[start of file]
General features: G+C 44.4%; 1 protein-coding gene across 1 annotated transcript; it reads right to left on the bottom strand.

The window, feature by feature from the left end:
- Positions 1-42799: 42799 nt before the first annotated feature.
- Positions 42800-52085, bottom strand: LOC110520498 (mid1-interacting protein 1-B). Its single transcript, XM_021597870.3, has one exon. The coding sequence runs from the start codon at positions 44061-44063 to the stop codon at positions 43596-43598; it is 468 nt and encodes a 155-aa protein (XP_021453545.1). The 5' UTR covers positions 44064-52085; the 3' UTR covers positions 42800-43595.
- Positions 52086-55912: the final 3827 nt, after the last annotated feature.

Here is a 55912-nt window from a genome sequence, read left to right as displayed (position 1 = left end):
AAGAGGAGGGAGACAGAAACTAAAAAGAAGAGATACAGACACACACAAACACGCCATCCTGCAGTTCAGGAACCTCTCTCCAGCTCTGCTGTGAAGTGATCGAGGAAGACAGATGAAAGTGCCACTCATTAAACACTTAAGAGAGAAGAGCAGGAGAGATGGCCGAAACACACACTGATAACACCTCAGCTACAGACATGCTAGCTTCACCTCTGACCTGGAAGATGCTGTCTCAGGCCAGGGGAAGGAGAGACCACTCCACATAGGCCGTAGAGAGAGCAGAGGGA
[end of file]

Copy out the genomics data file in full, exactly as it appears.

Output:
General features: G+C 44.4%; 1 protein-coding gene across 1 annotated transcript; it reads right to left on the bottom strand.

The window, feature by feature from the left end:
- Positions 1-42799: 42799 nt before the first annotated feature.
- Positions 42800-52085, bottom strand: LOC110520498 (mid1-interacting protein 1-B). Its single transcript, XM_021597870.3, has one exon. The coding sequence runs from the start codon at positions 44061-44063 to the stop codon at positions 43596-43598; it is 468 nt and encodes a 155-aa protein (XP_021453545.1). The 5' UTR covers positions 44064-52085; the 3' UTR covers positions 42800-43595.
- Positions 52086-55912: the final 3827 nt, after the last annotated feature.

Here is a 55912-nt window from a genome sequence, read left to right as displayed (position 1 = left end):
AAGAGGAGGGAGACAGAAACTAAAAAGAAGAGATACAGACACACACAAACACGCCATCCTGCAGTTCAGGAACCTCTCTCCAGCTCTGCTGTGAAGTGATCGAGGAAGACAGATGAAAGTGCCACTCATTAAACACTTAAGAGAGAAGAGCAGGAGAGATGGCCGAAACACACACTGATAACACCTCAGCTACAGACATGCTAGCTTCACCTCTGACCTGGAAGATGCTGTCTCAGGCCAGGGGAAGGAGAGACCACTCCACATAGGCCGTAGAGAGAGCAGAGGGA